It might have been one of a thousand dreary brown unpainted villages that dot the wind-swept plain to-day, instead of the bright, prosperous, elm-shaded town that it is. John Barclay in those days of his early thirties might have become a penny-pinching dull-witted "prominent citizen" of the Ridge, with no wider sphere of influence than the Sycamore Valley, or at most the Corn Belt Railroad.
But there was a vast satisfaction in knowing that she was there, asleep perhaps, with her brown head pillowed close to the wall but little more than an arm's length from the crimson waistcoat of Ludwig the Red, for he sat rather low like a Chinese god and supported his waistcoat with his knees. A gross, forbidding chap was he!
Some of these old ruts have a very ugly look. Occasionally we pass a cottage with a garden, but no village is in sight. The brown trees have a forlorn look; the pointed leaves seem hardly to cover them. The bushes, too, that grow by the road-side, seem straggling and scraggy: but, then, I must remember that it is winter-time in Australia.
It is true we were there at the most exquisite time in the year, when the air was still fresh and keen, when the last snows and the first blooms of rhododendrons were greeting each other, when the long stretches of valley, brown and purple and emerald green, lay like soft velvet in the immense distances towards the horizon line.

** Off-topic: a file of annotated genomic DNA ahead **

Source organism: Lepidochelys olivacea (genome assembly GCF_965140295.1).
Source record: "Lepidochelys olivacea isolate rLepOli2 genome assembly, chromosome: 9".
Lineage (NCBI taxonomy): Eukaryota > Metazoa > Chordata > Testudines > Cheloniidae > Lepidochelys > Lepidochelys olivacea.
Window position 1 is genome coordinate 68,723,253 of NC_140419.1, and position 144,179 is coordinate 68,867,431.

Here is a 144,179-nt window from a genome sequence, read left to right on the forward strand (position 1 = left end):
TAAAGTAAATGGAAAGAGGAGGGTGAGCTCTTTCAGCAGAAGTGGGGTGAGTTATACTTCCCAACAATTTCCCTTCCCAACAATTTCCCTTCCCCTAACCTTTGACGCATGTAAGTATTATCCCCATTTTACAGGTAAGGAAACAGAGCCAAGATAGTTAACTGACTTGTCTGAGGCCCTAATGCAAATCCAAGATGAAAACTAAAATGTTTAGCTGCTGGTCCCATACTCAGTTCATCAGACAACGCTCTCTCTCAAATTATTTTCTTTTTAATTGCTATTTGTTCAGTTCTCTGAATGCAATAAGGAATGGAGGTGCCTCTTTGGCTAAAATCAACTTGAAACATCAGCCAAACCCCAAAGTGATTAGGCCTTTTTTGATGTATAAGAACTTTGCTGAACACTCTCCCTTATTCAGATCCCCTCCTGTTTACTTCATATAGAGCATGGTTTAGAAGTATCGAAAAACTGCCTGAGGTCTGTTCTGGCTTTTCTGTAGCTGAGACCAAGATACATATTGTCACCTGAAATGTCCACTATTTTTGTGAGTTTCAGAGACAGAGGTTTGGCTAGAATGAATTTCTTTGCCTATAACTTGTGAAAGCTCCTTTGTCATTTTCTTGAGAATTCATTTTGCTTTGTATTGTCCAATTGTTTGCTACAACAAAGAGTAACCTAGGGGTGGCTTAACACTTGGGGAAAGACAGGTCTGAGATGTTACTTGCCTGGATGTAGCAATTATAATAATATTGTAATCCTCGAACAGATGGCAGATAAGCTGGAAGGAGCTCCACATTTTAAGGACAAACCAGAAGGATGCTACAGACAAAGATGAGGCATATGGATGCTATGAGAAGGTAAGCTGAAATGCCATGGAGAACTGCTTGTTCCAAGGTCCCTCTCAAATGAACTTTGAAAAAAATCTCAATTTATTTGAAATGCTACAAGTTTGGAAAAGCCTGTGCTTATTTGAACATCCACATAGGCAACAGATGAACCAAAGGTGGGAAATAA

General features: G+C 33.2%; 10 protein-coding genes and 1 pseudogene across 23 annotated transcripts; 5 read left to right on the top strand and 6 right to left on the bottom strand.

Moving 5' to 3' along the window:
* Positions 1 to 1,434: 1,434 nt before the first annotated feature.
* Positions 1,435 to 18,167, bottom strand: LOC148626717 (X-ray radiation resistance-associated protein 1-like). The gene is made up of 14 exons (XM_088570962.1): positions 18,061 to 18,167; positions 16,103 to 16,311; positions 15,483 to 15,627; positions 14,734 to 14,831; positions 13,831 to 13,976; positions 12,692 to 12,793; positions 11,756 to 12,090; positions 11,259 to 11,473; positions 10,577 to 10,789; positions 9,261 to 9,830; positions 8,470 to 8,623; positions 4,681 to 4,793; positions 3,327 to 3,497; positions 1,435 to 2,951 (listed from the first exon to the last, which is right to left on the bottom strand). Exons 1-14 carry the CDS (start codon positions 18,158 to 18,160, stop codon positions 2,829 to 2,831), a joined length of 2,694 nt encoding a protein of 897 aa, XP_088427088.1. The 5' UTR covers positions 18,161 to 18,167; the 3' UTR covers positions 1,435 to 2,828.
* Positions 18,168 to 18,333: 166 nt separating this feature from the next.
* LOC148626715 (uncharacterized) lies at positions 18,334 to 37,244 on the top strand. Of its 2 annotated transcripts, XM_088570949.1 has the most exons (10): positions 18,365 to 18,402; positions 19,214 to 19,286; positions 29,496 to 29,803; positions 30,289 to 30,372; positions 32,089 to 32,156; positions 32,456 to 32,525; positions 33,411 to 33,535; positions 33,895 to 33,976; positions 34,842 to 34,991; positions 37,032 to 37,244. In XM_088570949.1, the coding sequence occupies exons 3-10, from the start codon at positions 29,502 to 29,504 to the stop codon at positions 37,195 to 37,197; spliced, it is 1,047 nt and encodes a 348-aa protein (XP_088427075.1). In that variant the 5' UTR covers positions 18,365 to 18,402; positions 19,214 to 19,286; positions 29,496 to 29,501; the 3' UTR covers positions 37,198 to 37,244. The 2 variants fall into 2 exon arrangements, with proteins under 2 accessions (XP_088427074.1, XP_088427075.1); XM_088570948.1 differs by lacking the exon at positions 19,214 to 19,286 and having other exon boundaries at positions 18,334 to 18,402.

Boil one bushel of ripe tomatoes, skins and all, and, when soft, strain through a colander. Be sure that it is a colander, and not a sieve, for reasons to be given. Add to this pulp two quarts of best vinegar; one cup of salt; two pounds of brown sugar; half an ounce of cayenne pepper; three ounces each of powdered allspice and mace; two ounces of powdered cinnamon; three ounces of celery-seed.
We won't let any of the rest of them into it, but whatever we find we will divide, and share alike." "Do you mean this, captain?" "Yes, I mean it, friend Brown. You shan't charge me with taking the lion's share in this case. If there are five thousand dollars, as my informant seems to think, your share shall be half." "Twenty-five hundred dollars!" "Exactly; twenty-five hundred dollars."
His courage was as good as when he served as a subaltern of the Guards in the trenches before Sebastopol, or presented his body as a mark for the sledge-hammer blows of Tom Sayers, just for diversion. His hair was thin, and he parted it with great exactness in the middle. His eyes were brown, large, and of exceeding softness.
Tutt, his lips trembling with well-simulated indignation. "Now, sir, who instigated this miserable deception I beg Your Honor's pardon! Who put you up to this game I mean, this course of conduct?" "Nobody," replied Brown in a surly tone. "Did you ever hear of the United Association of Veterinaries of the Greater City of New York sometimes referred to as The Horse Leeches' Union?" asked Mr.
"Dost thou go often to the city?" Madam Wetherill asked. She was thinking how finely this young Quaker was filling out in the shoulders, how well set and soft his brown eyes were, and his cherry lips had fine curves with resolution, yet a certain winning tenderness. "I go in on market days, twice a week. These are stirring times.
It had dwelt on the beach near the sea-shore: there were few to behold its home in the solitude, but every morning the brown wave encircled it with a watery embrace. Then it little thought that even, though itself mouthless, it should speak among the mead-drinkers and utter words.